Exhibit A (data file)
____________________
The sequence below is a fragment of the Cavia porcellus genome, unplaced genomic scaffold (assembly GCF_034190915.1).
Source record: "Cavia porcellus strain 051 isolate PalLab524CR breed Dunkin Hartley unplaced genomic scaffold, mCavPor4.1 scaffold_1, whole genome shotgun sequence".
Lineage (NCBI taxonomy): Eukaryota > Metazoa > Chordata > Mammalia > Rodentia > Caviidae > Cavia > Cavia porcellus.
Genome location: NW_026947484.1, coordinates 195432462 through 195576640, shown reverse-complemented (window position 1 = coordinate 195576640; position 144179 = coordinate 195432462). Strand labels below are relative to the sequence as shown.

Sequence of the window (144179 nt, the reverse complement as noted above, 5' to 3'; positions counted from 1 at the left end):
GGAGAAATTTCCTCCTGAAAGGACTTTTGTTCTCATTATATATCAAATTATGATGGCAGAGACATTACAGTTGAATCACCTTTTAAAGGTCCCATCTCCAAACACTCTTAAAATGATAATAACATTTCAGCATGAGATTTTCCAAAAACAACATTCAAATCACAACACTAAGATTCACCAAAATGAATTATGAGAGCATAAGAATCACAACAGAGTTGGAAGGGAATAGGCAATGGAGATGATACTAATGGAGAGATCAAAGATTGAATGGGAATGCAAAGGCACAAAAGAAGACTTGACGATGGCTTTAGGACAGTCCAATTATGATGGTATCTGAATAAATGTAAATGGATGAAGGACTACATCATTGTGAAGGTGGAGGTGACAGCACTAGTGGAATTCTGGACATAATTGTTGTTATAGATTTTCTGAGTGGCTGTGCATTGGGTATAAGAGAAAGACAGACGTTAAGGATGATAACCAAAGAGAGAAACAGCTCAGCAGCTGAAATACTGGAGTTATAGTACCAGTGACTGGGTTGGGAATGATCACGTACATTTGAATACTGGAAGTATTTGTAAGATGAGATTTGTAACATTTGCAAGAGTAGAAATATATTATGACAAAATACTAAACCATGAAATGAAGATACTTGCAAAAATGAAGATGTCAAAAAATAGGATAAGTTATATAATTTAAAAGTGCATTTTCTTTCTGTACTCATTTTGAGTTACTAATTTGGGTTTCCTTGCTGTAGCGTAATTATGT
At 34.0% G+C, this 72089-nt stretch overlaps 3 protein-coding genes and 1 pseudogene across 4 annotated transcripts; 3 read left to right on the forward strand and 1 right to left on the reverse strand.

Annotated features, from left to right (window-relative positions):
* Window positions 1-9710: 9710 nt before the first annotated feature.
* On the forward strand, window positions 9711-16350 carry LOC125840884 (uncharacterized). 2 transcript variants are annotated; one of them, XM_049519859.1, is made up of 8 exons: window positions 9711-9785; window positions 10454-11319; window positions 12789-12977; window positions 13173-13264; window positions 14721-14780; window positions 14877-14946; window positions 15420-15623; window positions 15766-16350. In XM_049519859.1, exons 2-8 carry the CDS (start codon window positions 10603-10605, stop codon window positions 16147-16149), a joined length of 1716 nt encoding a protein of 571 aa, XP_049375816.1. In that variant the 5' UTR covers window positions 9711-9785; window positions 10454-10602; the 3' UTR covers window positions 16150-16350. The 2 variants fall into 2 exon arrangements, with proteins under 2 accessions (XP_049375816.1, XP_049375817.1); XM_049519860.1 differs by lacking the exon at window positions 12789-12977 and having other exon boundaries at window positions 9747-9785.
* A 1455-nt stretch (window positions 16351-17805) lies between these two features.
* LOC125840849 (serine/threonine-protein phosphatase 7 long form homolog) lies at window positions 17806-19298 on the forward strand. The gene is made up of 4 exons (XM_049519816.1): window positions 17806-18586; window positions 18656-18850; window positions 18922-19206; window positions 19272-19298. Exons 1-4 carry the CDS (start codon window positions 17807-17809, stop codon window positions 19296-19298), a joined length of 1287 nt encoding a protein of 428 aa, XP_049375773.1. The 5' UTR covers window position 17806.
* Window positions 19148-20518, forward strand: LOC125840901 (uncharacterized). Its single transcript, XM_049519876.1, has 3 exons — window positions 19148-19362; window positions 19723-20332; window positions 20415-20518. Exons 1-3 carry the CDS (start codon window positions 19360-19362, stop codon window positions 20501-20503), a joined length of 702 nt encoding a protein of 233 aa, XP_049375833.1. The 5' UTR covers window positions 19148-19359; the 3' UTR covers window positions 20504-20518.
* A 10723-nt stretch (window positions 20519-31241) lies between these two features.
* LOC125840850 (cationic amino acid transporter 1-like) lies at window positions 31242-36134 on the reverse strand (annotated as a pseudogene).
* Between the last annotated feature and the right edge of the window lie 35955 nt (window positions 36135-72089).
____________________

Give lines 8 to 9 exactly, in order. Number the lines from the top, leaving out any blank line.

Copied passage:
Annotated features, from left to right (window-relative positions):
* Window positions 1-9710: 9710 nt before the first annotated feature.